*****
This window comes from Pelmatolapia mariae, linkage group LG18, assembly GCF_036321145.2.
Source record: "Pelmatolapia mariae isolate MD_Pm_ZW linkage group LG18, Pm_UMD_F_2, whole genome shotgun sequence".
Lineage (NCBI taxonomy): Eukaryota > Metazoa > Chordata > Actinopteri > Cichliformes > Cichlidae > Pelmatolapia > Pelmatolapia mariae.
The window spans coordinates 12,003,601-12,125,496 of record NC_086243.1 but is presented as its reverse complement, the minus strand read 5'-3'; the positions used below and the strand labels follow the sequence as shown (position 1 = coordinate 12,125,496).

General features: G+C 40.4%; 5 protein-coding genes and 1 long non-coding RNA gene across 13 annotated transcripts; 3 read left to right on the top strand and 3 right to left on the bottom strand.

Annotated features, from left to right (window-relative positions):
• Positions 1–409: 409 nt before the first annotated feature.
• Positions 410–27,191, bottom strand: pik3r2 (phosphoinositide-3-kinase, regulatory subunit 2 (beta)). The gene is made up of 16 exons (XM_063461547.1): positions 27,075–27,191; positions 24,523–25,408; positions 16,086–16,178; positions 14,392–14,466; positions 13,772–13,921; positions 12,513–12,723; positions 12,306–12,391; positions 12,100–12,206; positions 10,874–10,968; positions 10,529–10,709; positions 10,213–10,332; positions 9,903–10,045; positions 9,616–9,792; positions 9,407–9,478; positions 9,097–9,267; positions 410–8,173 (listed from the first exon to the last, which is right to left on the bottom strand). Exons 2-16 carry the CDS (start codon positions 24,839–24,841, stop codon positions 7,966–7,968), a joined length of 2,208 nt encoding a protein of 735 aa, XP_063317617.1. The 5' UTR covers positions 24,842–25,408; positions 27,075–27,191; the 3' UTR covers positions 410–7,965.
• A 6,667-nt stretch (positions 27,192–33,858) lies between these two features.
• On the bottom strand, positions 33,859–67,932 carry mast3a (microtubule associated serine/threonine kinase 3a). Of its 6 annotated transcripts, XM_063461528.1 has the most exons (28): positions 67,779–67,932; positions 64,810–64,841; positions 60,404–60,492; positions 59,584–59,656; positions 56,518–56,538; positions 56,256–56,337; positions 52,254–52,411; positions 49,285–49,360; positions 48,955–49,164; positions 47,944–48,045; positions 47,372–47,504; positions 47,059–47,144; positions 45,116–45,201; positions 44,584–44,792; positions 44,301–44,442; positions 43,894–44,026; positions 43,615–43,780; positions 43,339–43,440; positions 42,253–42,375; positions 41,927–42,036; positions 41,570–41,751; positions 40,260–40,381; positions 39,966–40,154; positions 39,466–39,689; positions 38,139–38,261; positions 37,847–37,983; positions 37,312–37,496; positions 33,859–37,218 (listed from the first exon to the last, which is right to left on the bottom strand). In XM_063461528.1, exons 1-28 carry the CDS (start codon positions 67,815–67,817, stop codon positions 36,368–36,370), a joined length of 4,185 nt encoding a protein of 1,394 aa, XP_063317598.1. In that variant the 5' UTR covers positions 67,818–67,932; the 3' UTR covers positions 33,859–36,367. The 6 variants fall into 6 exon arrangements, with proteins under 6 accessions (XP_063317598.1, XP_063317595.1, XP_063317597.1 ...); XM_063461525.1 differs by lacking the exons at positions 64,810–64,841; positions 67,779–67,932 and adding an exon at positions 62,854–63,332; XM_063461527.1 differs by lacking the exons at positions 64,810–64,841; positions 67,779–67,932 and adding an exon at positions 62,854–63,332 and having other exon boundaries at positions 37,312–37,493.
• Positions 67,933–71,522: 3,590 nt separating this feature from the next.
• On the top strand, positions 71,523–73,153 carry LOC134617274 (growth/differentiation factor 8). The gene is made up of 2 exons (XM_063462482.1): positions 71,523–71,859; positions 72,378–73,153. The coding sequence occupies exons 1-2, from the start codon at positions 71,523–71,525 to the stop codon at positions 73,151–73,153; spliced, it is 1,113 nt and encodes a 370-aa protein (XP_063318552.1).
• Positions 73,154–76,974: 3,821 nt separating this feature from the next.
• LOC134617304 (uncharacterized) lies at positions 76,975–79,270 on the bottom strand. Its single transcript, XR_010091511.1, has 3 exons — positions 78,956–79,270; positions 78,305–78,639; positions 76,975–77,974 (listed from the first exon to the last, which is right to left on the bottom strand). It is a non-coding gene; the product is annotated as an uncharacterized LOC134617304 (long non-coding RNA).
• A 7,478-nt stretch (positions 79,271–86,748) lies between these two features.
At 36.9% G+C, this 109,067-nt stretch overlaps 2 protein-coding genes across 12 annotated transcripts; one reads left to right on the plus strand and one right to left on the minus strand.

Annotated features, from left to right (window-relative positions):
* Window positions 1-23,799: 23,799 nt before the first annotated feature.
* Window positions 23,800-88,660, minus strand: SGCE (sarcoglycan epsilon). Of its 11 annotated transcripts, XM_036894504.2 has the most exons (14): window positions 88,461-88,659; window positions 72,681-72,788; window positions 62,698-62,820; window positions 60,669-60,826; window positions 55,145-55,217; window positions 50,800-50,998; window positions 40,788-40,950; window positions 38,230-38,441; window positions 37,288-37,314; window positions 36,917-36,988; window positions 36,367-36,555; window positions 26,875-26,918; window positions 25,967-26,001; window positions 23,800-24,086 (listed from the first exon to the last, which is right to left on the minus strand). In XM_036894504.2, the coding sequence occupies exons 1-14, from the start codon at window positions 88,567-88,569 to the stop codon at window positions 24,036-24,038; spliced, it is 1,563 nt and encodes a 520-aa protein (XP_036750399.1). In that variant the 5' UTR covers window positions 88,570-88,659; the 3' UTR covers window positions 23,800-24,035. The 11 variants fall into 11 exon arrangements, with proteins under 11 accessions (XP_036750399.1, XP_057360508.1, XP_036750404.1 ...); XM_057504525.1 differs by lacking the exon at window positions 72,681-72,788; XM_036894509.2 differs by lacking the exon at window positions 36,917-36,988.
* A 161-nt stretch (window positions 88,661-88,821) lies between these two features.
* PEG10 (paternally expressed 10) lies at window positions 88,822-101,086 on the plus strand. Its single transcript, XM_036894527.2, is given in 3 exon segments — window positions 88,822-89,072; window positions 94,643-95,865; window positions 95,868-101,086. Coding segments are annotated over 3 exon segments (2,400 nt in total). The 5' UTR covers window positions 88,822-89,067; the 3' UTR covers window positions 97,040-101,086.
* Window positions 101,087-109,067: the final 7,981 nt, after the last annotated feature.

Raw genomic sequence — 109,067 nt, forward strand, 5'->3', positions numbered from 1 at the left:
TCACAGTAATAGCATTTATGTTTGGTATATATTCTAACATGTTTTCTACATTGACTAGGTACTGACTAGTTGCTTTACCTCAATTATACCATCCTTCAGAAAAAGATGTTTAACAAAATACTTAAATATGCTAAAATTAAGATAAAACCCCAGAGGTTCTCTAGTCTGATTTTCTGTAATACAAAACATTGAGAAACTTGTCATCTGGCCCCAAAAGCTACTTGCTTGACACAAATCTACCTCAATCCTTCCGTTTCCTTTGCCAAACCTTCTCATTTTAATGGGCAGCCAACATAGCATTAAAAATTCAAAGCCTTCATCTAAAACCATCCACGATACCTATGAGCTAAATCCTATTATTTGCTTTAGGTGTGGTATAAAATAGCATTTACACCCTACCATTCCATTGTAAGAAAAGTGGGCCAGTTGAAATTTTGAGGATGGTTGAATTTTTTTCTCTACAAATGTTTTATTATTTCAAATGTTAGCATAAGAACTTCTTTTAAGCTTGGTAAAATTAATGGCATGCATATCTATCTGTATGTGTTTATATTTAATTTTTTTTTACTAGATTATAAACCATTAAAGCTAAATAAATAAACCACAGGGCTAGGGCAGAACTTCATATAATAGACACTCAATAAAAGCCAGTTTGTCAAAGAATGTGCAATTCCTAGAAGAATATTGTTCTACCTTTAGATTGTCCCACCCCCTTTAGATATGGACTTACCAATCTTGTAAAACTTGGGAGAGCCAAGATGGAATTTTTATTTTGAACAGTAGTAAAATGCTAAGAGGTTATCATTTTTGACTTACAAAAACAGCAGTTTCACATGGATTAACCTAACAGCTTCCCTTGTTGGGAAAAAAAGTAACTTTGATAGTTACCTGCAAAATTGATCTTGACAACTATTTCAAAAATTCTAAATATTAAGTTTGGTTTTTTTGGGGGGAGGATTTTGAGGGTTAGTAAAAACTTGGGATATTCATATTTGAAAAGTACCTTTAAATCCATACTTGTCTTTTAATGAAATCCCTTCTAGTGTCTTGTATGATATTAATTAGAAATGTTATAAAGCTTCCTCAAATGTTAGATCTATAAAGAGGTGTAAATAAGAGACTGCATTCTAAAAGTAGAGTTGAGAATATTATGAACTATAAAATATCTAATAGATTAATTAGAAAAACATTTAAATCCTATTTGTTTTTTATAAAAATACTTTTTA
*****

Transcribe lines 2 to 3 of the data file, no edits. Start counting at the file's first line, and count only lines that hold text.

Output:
Source record: "Pelmatolapia mariae isolate MD_Pm_ZW linkage group LG18, Pm_UMD_F_2, whole genome shotgun sequence".
Lineage (NCBI taxonomy): Eukaryota > Metazoa > Chordata > Actinopteri > Cichliformes > Cichlidae > Pelmatolapia > Pelmatolapia mariae.